Pricing Radiographs: The Whole Picture

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Radiography machines have been used as a diagnostic tool in veterinary medicine for years. If well managed, radiology can be an effective profit center for a veterinary practice, yet practice owners rarely look at the true cost of the equipment and instead base their prices on “the way it has always been.”

When practice owners consider pricing radiology services or upgrading equipment, they should evaluate the complete picture:

  • Team member training, education, and communication
  • Inspections and maintenance
  • Dosimeters
  • Cost of technology upgrades
  • Appropriate client fees for the service

Team Member Training, Education, & Communication


Team members responsible for radiographs and animal safety must be trained on the following important topics.

  • OSHA requirements and personal protective equipment
  • Scatter radiation reduction
  • Patient sedation techniques, when possible, for veterinarians and credentialed veterinary nurses
  • Radiograph techniques to ensure perfect views are obtained on the first attempt
  • Settings (ie, kVp, mAs) and developing and fixing techniques, if using analog machines

Standard operating procedures (SOPs) should be implemented to keep all team members accountable for upholding patient and team member safety when obtaining radiographs. Practice managers should create a budget that includes CE costs. With proper training, fewer views are needed to obtain high diagnostic quality, and client compliance grows when effective communication techniques are used. SOP training and development costs must be integrated into the amount clients are charged for the service. (See Resources.)


Team members may be responsible for recommending radiographs to clients, so they must understand why radiographs are necessary and be able to explain the cost, the advantages, and the disadvantages, especially if sedation will be used. Team members must pay attention to their own communication skills, both nonverbal (eg, body posture, facial expressions, hand gestures) and paraverbal (eg, tone of voice, word emphasis and inflection), when they make recommendations because this conversation often determines client compliance.

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Inspections & Maintenance

Most states require radiography machines to be registered, although the rules vary. Every machine should be inspected regularly, not only to maintain compliance with legal requirements but also for team safety, and the certificate should be posted in the radiography room with other legally required postings.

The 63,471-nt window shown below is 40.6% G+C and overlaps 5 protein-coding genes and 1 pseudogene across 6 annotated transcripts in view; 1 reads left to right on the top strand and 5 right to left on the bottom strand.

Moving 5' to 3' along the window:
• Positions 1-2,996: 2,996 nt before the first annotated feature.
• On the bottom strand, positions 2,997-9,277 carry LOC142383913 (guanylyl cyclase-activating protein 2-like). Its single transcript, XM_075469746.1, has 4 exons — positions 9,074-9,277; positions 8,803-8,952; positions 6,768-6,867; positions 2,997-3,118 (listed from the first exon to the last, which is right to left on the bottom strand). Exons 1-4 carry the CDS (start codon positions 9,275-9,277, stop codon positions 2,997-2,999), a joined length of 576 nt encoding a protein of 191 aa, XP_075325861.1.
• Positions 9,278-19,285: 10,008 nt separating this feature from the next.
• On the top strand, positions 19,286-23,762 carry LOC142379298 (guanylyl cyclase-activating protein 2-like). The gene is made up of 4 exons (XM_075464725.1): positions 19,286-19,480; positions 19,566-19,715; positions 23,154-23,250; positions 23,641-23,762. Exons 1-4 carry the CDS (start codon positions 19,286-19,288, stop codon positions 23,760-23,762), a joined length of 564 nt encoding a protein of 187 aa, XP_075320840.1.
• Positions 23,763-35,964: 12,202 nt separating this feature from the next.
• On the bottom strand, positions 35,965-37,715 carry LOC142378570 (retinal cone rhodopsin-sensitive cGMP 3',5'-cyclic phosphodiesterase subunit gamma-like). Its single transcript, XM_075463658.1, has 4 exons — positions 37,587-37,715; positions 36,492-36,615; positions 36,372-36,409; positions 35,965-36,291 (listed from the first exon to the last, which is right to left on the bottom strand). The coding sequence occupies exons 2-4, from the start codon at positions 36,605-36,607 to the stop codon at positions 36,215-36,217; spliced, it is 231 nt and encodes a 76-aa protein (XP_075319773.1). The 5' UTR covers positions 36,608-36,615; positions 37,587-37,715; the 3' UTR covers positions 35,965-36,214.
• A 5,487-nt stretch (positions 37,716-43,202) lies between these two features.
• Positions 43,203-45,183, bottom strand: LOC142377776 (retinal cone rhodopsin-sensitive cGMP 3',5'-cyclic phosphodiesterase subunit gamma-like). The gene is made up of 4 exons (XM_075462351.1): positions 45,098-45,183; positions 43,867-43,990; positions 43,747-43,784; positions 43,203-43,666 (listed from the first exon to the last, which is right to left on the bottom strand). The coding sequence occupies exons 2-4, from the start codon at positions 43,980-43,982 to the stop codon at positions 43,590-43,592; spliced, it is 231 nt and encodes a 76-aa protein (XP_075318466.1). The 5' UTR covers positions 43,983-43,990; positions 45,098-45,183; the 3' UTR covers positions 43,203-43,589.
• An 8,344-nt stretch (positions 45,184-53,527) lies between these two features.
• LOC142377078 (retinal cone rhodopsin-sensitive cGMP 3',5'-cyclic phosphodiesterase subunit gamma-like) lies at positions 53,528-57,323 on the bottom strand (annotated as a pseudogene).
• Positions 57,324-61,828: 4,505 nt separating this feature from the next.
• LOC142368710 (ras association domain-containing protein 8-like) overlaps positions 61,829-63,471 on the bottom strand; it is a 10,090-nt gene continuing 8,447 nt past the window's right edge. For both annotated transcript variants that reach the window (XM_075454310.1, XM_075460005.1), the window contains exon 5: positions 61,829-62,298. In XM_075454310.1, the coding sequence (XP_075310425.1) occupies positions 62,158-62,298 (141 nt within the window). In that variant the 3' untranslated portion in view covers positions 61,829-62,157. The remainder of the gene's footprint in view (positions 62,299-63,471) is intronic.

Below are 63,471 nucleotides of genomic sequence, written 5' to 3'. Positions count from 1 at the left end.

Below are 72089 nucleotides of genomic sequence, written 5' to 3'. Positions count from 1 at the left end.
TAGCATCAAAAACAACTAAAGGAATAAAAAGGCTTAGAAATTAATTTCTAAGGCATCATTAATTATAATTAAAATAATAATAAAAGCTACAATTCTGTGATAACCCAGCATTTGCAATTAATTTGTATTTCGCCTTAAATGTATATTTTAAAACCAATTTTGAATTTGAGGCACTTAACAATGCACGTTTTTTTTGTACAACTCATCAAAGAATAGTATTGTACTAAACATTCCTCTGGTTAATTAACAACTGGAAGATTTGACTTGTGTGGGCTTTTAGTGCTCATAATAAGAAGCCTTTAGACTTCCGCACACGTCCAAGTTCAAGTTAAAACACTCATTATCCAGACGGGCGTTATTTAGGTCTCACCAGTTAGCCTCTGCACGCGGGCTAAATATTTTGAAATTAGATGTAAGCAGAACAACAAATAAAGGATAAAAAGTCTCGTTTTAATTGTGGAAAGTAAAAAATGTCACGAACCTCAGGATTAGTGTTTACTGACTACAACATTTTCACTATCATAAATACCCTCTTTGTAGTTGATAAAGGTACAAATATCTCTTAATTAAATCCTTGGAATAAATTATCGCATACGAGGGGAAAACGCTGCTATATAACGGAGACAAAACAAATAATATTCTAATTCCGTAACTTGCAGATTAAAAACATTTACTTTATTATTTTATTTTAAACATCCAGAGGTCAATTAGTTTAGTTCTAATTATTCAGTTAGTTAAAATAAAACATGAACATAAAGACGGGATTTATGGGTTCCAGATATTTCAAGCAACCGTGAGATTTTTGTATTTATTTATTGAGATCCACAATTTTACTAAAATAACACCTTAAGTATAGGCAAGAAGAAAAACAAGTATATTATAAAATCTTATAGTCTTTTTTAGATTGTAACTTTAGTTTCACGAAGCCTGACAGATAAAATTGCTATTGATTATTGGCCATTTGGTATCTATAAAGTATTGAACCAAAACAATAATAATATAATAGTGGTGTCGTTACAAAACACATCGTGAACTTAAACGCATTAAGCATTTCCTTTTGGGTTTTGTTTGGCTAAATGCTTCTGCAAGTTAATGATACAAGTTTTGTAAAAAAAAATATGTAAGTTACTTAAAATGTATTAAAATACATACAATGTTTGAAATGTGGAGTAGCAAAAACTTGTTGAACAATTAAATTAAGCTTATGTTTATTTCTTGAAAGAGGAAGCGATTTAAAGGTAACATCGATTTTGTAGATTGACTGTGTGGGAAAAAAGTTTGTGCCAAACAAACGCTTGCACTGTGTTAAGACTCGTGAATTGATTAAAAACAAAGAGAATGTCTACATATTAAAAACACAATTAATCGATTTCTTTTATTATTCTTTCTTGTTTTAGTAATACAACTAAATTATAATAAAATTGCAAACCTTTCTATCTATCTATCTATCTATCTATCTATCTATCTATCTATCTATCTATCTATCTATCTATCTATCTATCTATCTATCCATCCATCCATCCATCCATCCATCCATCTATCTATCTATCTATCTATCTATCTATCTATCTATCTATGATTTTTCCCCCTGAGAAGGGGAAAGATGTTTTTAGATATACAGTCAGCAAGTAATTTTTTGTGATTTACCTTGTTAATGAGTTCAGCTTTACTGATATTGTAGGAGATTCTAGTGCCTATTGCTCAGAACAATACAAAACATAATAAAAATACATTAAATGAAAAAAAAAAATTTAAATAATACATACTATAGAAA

Radiography machines also require maintenance. Ensure each machine is maintained according to manufacturer guidelines and a log of checks and repairs is kept. 


States do not always require dosimeters; however, the practice should always require them for team member safety. Each team member should have his or her own dosimeter to allow for evaluation of regular exposure rates. Inspection, maintenance, and dosimetry costs should also be built into the pricing. 

Technology Upgrades

All technology has a life expectancy, which must be considered when purchasing new equipment or upgrading existing equipment. Always build in a replacement pricing plan that considers the following. (See Equipment Key Performance Indicators.)

  • Number of expected cases per year × fee charged for service = Potential annual revenue
  • Total purchase price ÷ (profit × number of views) = Payback period in years
  • Total purchase price ÷ profit per examination = Break-even point

Equipment Key Performance Indicators

Radiograph machine purchase price      $30 000

Current fee per examination      $171

Number of examinations per week      24

Number of examinations per year      1248

Cost per examination      $136

Profit per examination      $35

Annual revenue 

1248 examinations × $171 = $213 408

Payback period 

$30 000 ÷ ($35 × 1248) = ≈8.5 months

Examinations needed to break even 

$30 000 ÷ $35 = 857


If the equipment will be leased or financed, be sure to include the finance charges.

Appropriate Client Fees